Emily Wang, the lead character of Clean, was written by Olivier Assayas with his former wife Maggie Cheung in mind. The Maggie Cheung of Clean however is a far cry from the actress who in Irma Vep incarnated all the life, freshness and innocence that the Assayas felt was missing in modern French cinema. Emily Wang is a person who has been worn down and corrupted by the industry - the music industry in this case – living with a musician, Lee Hauser (James Johnston), whose drug habit is negatively affecting his career and the renewal of his record contract. Emily is a heroin user herself, and the whole situation makes for a rocky relationship. When Lee dies of an overdose, Emily finds herself in trouble with the authorities.
Emily’s Yoko Ono-like reputation wasn’t particularly good before Lee’s death, and it’s worth even less when she is released from 6 months in prison, her former friends, colleagues and family wanting to have nothing to do with her. On methadone to get over her addiction, she is unable even to look after her and Lee’s child, who is taken into the care of his grandfather Albrecht (Nick Nolte). Hoping to clean up her act and get her son back, she returns to Paris to work as a waitress in her uncle’s Chinese restaurant and then in a women’s department store, but the work doesn’t satisfy her. She still feels the draw of the music industry, and has even recorded a demo while in prison, but worse, she still feels the draw of drugs.
Like Assayas’s first feature film Désordre, Clean is no rags to riches rock story. The director throws us into a situation of lives in disintegration before they have ever achieved their potential, certainly not the romantic dream and impossible ideal of the rock star. Lee Hauser’s recognition comes after his death at the very start of the film, earning him a much more favourable contract than he could ever have achieved alive. This is the reality of the rock and roll myth. And like Désordre, it’s the death of someone close, destroyed by the rock and roll lifestyle, that serves as a wake-up call that must be heeded – an acceptance and return to real-life and grown-up responsibilities.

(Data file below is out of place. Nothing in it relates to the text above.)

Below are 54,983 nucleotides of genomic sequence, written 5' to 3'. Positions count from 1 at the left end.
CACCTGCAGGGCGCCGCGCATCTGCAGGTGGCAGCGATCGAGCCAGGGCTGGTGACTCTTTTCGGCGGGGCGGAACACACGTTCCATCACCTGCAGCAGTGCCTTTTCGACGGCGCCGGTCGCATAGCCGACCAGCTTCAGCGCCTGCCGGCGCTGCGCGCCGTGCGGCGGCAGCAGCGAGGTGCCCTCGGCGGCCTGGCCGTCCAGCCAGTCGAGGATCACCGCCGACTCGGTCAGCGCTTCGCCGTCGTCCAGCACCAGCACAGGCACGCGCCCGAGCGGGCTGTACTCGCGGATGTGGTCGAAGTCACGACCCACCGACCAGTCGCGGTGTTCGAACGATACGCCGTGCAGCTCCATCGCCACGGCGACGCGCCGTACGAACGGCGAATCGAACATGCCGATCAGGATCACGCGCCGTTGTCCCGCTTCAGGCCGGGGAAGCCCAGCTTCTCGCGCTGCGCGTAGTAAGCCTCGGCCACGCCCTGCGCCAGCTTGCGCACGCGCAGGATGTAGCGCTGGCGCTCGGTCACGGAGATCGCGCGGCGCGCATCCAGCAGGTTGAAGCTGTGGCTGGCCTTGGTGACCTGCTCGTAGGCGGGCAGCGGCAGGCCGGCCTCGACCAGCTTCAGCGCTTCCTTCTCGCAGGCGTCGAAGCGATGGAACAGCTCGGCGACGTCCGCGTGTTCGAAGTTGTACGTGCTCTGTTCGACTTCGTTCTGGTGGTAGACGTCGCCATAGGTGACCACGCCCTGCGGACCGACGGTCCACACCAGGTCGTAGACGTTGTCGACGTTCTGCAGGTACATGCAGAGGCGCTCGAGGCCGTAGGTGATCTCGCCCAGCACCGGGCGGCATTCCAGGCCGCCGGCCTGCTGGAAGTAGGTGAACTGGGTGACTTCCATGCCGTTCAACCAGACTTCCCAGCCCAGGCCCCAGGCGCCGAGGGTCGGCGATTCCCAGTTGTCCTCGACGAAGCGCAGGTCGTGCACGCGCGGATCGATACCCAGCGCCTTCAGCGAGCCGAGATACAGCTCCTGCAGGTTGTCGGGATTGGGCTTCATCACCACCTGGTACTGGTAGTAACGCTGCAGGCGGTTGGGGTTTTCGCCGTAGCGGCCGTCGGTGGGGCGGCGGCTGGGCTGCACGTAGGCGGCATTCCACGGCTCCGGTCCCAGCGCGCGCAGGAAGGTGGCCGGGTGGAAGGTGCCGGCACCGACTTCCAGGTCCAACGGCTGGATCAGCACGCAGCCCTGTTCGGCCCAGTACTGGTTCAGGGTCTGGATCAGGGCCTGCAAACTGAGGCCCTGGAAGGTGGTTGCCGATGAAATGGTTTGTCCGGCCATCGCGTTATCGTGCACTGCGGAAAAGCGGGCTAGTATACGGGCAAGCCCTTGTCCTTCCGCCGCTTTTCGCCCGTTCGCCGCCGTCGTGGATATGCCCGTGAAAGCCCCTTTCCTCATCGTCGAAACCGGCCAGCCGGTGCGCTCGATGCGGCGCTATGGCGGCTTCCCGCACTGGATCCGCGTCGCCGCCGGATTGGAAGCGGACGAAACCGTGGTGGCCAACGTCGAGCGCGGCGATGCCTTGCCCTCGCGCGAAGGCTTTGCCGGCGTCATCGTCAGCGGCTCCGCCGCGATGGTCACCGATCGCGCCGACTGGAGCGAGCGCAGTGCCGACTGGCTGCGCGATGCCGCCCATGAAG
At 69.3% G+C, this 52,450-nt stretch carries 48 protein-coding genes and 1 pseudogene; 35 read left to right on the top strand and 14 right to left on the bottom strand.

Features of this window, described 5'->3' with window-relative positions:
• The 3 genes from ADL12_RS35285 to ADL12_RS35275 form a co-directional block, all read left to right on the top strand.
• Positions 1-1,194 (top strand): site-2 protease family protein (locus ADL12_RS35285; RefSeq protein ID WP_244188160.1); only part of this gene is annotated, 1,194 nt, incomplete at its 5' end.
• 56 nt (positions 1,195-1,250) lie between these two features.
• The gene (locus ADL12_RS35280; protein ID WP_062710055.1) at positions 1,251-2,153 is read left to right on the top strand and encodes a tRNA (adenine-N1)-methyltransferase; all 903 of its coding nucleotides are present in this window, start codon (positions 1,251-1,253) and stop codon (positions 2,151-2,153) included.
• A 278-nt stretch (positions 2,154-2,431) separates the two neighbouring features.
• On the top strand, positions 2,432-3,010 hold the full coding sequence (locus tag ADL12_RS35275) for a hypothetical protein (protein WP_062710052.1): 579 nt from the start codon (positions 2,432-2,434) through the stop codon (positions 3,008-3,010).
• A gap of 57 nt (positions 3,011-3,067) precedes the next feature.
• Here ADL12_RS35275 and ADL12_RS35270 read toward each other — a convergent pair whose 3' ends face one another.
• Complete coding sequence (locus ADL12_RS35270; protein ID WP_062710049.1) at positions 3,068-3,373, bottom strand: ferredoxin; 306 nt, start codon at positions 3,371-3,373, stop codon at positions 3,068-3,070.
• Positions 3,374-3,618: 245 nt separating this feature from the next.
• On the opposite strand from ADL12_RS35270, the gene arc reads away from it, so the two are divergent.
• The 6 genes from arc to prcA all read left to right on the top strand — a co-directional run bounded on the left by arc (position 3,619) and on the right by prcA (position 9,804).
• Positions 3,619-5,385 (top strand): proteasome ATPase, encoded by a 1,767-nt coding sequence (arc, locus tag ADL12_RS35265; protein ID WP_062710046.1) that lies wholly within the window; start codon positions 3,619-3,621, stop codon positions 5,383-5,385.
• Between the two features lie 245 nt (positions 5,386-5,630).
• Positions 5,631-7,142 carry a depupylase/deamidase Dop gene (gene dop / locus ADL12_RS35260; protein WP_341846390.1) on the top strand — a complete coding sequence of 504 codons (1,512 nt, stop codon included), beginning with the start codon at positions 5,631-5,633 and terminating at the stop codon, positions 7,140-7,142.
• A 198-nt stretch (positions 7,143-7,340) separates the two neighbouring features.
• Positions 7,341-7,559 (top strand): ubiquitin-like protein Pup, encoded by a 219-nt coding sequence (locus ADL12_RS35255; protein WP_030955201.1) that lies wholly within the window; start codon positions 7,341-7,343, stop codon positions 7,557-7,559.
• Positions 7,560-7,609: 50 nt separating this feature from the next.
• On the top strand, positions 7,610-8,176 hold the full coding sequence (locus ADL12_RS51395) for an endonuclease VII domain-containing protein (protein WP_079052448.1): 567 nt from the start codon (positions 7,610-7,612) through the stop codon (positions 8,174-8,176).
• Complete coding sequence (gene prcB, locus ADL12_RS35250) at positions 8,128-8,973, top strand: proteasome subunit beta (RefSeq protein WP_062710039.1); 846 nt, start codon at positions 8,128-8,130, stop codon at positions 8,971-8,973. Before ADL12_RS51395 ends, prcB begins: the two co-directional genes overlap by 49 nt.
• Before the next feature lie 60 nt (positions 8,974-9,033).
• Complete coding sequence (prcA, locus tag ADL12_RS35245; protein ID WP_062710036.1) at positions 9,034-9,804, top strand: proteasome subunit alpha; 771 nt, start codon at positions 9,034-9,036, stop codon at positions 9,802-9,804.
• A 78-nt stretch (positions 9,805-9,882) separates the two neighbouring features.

Clean is in this respect another post-rock film from Assayas, capturing the essence of the whole music scene and the industry, its detachment from reality, the lie of dream it sells and the disillusionment with the realisation that it doesn’t offer an escape from responsibility. It’s a theme that is evident also in another of Assayas’s films, in the disaffection of teenage youth in L’Eau Froide, and like that film, the director alludes to the power and the persuasive attraction of music, capturing its essence through a couple of brief sequences – Béatrice Dalle playing pool at a table while listening to a demo tape, Maggie Cheung in a recording studio. In doing so, he captures everything that music represents to people – a means of expression, salvation and the hope of escape.
It’s a fairly simple and redemptive storyline from Assayas, but one that is all the more impressive for the remarkable serenity and assurance with which it is filmed. The director makes no attempt to shock and awe – there is no place here for false sentiment or manipulation of the viewer – rather, Assayas searches for the truth and reality in these characters, which is the whole purpose of the film. That assurance and truth stretches to the performances of the cast, each of them bringing a certain quality and variety of tone to the film – Nick Nolte’s solid reliability, Jeanne Balibar’s playful eccentricity, Béatrice Dalle’s edgy charm and self-assurance – but it’s Maggie Cheung who really impresses, allowing her own character to come through, her simplicity and relaxed modesty. Even more so than in Irma Vep, Assayas puts his faith in Maggie Cheung to bring truth to his idea of cinema, and Clean consequently is a film that is all the more moving for the simple honesty of its approach.